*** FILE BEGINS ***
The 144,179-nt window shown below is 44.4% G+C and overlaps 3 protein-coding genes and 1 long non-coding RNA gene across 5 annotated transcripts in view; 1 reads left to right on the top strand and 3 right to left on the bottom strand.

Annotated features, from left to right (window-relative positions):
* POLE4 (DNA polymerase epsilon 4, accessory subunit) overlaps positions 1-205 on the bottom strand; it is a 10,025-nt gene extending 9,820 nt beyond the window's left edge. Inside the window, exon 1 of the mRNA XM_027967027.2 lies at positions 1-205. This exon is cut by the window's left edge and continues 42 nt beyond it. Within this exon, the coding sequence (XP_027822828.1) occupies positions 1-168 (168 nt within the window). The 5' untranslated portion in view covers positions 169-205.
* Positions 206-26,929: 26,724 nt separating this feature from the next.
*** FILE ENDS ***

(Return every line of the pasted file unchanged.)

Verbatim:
The 144,179-nt window shown below is 44.4% G+C and overlaps 3 protein-coding genes and 1 long non-coding RNA gene across 5 annotated transcripts in view; 1 reads left to right on the top strand and 3 right to left on the bottom strand.

Annotated features, from left to right (window-relative positions):
* POLE4 (DNA polymerase epsilon 4, accessory subunit) overlaps positions 1-205 on the bottom strand; it is a 10,025-nt gene extending 9,820 nt beyond the window's left edge. Inside the window, exon 1 of the mRNA XM_027967027.2 lies at positions 1-205. This exon is cut by the window's left edge and continues 42 nt beyond it. Within this exon, the coding sequence (XP_027822828.1) occupies positions 1-168 (168 nt within the window). The 5' untranslated portion in view covers positions 169-205.
* Positions 206-26,929: 26,724 nt separating this feature from the next.